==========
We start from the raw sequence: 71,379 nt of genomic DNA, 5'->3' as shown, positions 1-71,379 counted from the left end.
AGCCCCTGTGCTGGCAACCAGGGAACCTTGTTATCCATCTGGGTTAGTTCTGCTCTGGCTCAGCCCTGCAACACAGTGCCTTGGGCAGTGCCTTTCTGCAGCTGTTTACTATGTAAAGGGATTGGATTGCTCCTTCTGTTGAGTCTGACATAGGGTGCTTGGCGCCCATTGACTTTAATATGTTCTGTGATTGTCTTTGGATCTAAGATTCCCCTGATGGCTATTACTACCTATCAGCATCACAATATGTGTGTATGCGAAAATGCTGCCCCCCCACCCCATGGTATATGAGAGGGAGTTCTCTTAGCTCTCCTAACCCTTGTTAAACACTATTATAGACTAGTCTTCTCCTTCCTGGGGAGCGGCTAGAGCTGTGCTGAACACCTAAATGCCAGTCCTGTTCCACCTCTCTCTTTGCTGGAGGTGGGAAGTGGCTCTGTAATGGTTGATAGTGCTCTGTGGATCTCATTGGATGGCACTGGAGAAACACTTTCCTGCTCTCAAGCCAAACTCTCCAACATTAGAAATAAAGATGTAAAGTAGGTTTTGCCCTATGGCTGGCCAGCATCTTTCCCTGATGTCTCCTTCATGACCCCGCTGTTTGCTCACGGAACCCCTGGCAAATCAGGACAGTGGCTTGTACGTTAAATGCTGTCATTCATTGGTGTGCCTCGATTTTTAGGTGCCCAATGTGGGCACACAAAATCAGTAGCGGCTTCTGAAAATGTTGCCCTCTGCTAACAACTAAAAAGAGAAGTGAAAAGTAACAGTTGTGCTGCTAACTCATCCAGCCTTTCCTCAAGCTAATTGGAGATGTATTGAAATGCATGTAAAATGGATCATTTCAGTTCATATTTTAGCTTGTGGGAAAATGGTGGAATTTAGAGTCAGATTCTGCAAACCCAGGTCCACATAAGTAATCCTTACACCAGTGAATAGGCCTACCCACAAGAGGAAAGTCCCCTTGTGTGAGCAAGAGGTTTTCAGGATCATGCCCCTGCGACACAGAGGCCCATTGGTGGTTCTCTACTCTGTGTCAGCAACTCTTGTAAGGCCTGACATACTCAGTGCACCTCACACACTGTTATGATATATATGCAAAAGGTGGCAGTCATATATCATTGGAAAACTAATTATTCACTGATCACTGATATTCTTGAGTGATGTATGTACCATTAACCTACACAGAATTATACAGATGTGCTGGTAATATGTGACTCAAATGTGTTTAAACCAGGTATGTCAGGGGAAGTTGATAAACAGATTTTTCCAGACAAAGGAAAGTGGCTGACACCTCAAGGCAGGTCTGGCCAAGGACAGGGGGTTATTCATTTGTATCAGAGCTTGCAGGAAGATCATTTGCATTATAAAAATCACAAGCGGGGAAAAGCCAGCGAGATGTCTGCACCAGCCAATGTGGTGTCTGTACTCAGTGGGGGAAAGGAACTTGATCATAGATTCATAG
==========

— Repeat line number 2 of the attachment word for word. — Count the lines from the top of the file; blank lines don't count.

AGCCCCTGTGCTGGCAACCAGGGAACCTTGTTATCCATCTGGGTTAGTTCTGCTCTGGCTCAGCCCTGCAACACAGTGCCTTGGGCAGTGCCTTTCTGCAGCTGTTTACTATGTAAAGGGATTGGATTGCTCCTTCTGTTGAGTCTGACATAGGGTGCTTGGCGCCCATTGACTTTAATATGTTCTGTGATTGTCTTTGGATCTAAGATTCCCCTGATGGCTATTACTACCTATCAGCATCACAATATGTGTGTATGCGAAAATGCTGCCCCCCCACCCCATGGTATATGAGAGGGAGTTCTCTTAGCTCTCCTAACCCTTGTTAAACACTATTATAGACTAGTCTTCTCCTTCCTGGGGAGCGGCTAGAGCTGTGCTGAACACCTAAATGCCAGTCCTGTTCCACCTCTCTCTTTGCTGGAGGTGGGAAGTGGCTCTGTAATGGTTGATAGTGCTCTGTGGATCTCATTGGATGGCACTGGAGAAACACTTTCCTGCTCTCAAGCCAAACTCTCCAACATTAGAAATAAAGATGTAAAGTAGGTTTTGCCCTATGGCTGGCCAGCATCTTTCCCTGATGTCTCCTTCATGACCCCGCTGTTTGCTCACGGAACCCCTGGCAAATCAGGACAGTGGCTTGTACGTTAAATGCTGTCATTCATTGGTGTGCCTCGATTTTTAGGTGCCCAATGTGGGCACACAAAATCAGTAGCGGCTTCTGAAAATGTTGCCCTCTGCTAACAACTAAAAAGAGAAGTGAAAAGTAACAGTTGTGCTGCTAACTCATCCAGCCTTTCCTCAAGCTAATTGGAGATGTATTGAAATGCATGTAAAATGGATCATTTCAGTTCATATTTTAGCTTGTGGGAAAATGGTGGAATTTAGAGTCAGATTCTGCAAACCCAGGTCCACATAAGTAATCCTTACACCAGTGAATAGGCCTACCCACAAGAGGAAAGTCCCCTTGTGTGAGCAAGAGGTTTTCAGGATCATGCCCCTGCGACACAGAGGCCCATTGGTGGTTCTCTACTCTGTGTCAGCAACTCTTGTAAGGCCTGACATACTCAGTGCACCTCACACACTGTTATGATATATATGCAAAAGGTGGCAGTCATATATCATTGGAAAACTAATTATTCACTGATCACTGATATTCTTGAGTGATGTATGTACCATTAACCTACACAGAATTATACAGATGTGCTGGTAATATGTGACTCAAATGTGTTTAAACCAGGTATGTCAGGGGAAGTTGATAAACAGATTTTTCCAGACAAAGGAAAGTGGCTGACACCTCAAGGCAGGTCTGGCCAAGGACAGGGGGTTATTCATTTGTATCAGAGCTTGCAGGAAGATCATTTGCATTATAAAAATCACAAGCGGGGAAAAGCCAGCGAGATGTCTGCACCAGCCAATGTGGTGTCTGTACTCAGTGGGGGAAAGGAACTTGATCATAGATTCATAG